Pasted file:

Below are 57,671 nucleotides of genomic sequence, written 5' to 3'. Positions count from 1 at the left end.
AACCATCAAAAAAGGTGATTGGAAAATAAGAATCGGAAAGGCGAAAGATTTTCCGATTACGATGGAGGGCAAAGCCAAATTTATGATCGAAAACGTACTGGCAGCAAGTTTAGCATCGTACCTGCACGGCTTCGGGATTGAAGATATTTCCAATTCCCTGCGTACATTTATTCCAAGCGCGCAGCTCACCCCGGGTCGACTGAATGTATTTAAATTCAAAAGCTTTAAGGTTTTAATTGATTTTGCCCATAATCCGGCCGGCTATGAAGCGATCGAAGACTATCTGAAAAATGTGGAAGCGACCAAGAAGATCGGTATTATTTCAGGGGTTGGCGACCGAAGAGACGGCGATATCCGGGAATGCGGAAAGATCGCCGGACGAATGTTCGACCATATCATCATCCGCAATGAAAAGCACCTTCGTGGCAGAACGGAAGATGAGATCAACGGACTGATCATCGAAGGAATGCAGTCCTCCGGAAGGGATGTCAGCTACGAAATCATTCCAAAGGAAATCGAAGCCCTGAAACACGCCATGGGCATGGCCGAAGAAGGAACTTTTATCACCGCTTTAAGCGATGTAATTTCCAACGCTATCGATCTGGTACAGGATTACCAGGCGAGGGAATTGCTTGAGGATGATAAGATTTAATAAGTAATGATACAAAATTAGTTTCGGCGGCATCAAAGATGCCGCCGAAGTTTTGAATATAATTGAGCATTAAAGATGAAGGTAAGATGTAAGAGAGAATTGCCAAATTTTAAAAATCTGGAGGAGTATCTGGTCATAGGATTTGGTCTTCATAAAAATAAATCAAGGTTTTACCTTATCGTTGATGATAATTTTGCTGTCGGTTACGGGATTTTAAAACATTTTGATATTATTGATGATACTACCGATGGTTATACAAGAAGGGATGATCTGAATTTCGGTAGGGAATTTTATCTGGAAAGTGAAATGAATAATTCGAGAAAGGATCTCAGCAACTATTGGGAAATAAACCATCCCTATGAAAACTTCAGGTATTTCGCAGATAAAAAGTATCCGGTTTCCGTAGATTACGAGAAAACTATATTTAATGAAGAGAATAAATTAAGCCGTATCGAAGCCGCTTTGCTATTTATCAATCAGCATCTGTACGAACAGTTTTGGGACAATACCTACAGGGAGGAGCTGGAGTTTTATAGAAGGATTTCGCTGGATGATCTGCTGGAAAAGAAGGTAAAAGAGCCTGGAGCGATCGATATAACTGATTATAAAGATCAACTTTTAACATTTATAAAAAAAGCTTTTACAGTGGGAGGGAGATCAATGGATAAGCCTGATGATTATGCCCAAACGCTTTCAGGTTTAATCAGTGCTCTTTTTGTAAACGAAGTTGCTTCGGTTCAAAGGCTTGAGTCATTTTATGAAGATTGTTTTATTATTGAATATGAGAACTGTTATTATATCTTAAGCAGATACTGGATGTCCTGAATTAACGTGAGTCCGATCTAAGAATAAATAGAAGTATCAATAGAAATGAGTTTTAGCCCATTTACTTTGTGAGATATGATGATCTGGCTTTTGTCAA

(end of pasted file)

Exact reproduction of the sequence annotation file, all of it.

Below are 57,671 nucleotides of genomic sequence, written 5' to 3'. Positions count from 1 at the left end.
AACCATCAAAAAAGGTGATTGGAAAATAAGAATCGGAAAGGCGAAAGATTTTCCGATTACGATGGAGGGCAAAGCCAAATTTATGATCGAAAACGTACTGGCAGCAAGTTTAGCATCGTACCTGCACGGCTTCGGGATTGAAGATATTTCCAATTCCCTGCGTACATTTATTCCAAGCGCGCAGCTCACCCCGGGTCGACTGAATGTATTTAAATTCAAAAGCTTTAAGGTTTTAATTGATTTTGCCCATAATCCGGCCGGCTATGAAGCGATCGAAGACTATCTGAAAAATGTGGAAGCGACCAAGAAGATCGGTATTATTTCAGGGGTTGGCGACCGAAGAGACGGCGATATCCGGGAATGCGGAAAGATCGCCGGACGAATGTTCGACCATATCATCATCCGCAATGAAAAGCACCTTCGTGGCAGAACGGAAGATGAGATCAACGGACTGATCATCGAAGGAATGCAGTCCTCCGGAAGGGATGTCAGCTACGAAATCATTCCAAAGGAAATCGAAGCCCTGAAACACGCCATGGGCATGGCCGAAGAAGGAACTTTTATCACCGCTTTAAGCGATGTAATTTCCAACGCTATCGATCTGGTACAGGATTACCAGGCGAGGGAATTGCTTGAGGATGATAAGATTTAATAAGTAATGATACAAAATTAGTTTCGGCGGCATCAAAGATGCCGCCGAAGTTTTGAATATAATTGAGCATTAAAGATGAAGGTAAGATGTAAGAGAGAATTGCCAAATTTTAAAAATCTGGAGGAGTATCTGGTCATAGGATTTGGTCTTCATAAAAATAAATCAAGGTTTTACCTTATCGTTGATGATAATTTTGCTGTCGGTTACGGGATTTTAAAACATTTTGATATTATTGATGATACTACCGATGGTTATACAAGAAGGGATGATCTGAATTTCGGTAGGGAATTTTATCTGGAAAGTGAAATGAATAATTCGAGAAAGGATCTCAGCAACTATTGGGAAATAAACCATCCCTATGAAAACTTCAGGTATTTCGCAGATAAAAAGTATCCGGTTTCCGTAGATTACGAGAAAACTATATTTAATGAAGAGAATAAATTAAGCCGTATCGAAGCCGCTTTGCTATTTATCAATCAGCATCTGTACGAACAGTTTTGGGACAATACCTACAGGGAGGAGCTGGAGTTTTATAGAAGGATTTCGCTGGATGATCTGCTGGAAAAGAAGGTAAAAGAGCCTGGAGCGATCGATATAACTGATTATAAAGATCAACTTTTAACATTTATAAAAAAAGCTTTTACAGTGGGAGGGAGATCAATGGATAAGCCTGATGATTATGCCCAAACGCTTTCAGGTTTAATCAGTGCTCTTTTTGTAAACGAAGTTGCTTCGGTTCAAAGGCTTGAGTCATTTTATGAAGATTGTTTTATTATTGAATATGAGAACTGTTATTATATCTTAAGCAGATACTGGATGTCCTGAATTAACGTGAGTCCGATCTAAGAATAAATAGAAGTATCAATAGAAATGAGTTTTAGCCCATTTACTTTGTGAGATATGATGATCTGGCTTTTGTCAA